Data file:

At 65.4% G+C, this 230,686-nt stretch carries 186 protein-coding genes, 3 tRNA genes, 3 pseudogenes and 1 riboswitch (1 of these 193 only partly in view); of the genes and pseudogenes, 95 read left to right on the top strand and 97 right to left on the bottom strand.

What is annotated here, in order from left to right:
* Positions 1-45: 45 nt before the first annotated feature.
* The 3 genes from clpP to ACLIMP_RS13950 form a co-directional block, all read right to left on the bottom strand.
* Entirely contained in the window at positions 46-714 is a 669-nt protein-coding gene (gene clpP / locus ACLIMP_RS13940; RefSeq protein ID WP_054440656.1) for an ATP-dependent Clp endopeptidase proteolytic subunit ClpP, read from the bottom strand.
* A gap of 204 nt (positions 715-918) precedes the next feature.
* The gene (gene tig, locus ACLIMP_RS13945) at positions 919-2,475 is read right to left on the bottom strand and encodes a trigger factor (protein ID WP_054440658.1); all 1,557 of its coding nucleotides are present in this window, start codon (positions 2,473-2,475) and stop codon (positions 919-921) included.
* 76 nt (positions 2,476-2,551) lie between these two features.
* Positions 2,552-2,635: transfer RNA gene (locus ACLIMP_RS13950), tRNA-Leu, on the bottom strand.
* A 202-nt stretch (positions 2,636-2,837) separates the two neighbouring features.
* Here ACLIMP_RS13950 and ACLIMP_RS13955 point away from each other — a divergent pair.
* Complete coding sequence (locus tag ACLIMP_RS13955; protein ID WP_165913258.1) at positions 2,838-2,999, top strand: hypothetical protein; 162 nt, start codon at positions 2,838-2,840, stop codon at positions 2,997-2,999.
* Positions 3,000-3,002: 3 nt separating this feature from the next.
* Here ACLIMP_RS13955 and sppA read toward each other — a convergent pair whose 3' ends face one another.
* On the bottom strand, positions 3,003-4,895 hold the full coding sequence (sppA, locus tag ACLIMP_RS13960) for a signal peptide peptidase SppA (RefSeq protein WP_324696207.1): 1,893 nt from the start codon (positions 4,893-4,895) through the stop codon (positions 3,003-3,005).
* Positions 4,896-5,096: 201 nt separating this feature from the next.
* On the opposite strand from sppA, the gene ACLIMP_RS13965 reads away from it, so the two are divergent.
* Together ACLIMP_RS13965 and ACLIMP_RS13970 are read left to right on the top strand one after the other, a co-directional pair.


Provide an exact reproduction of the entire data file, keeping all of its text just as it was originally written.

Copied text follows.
At 65.4% G+C, this 230,686-nt stretch carries 186 protein-coding genes, 3 tRNA genes, 3 pseudogenes and 1 riboswitch (1 of these 193 only partly in view); of the genes and pseudogenes, 95 read left to right on the top strand and 97 right to left on the bottom strand.

What is annotated here, in order from left to right:
* Positions 1-45: 45 nt before the first annotated feature.
* The 3 genes from clpP to ACLIMP_RS13950 form a co-directional block, all read right to left on the bottom strand.
* Entirely contained in the window at positions 46-714 is a 669-nt protein-coding gene (gene clpP / locus ACLIMP_RS13940; RefSeq protein ID WP_054440656.1) for an ATP-dependent Clp endopeptidase proteolytic subunit ClpP, read from the bottom strand.
* A gap of 204 nt (positions 715-918) precedes the next feature.
* The gene (gene tig, locus ACLIMP_RS13945) at positions 919-2,475 is read right to left on the bottom strand and encodes a trigger factor (protein ID WP_054440658.1); all 1,557 of its coding nucleotides are present in this window, start codon (positions 2,473-2,475) and stop codon (positions 919-921) included.
* 76 nt (positions 2,476-2,551) lie between these two features.
* Positions 2,552-2,635: transfer RNA gene (locus ACLIMP_RS13950), tRNA-Leu, on the bottom strand.
* A 202-nt stretch (positions 2,636-2,837) separates the two neighbouring features.
* Here ACLIMP_RS13950 and ACLIMP_RS13955 point away from each other — a divergent pair.
* Complete coding sequence (locus tag ACLIMP_RS13955; protein ID WP_165913258.1) at positions 2,838-2,999, top strand: hypothetical protein; 162 nt, start codon at positions 2,838-2,840, stop codon at positions 2,997-2,999.
* Positions 3,000-3,002: 3 nt separating this feature from the next.
* Here ACLIMP_RS13955 and sppA read toward each other — a convergent pair whose 3' ends face one another.
* On the bottom strand, positions 3,003-4,895 hold the full coding sequence (sppA, locus tag ACLIMP_RS13960) for a signal peptide peptidase SppA (RefSeq protein WP_324696207.1): 1,893 nt from the start codon (positions 4,893-4,895) through the stop codon (positions 3,003-3,005).
* Positions 4,896-5,096: 201 nt separating this feature from the next.
* On the opposite strand from sppA, the gene ACLIMP_RS13965 reads away from it, so the two are divergent.
* Together ACLIMP_RS13965 and ACLIMP_RS13970 are read left to right on the top strand one after the other, a co-directional pair.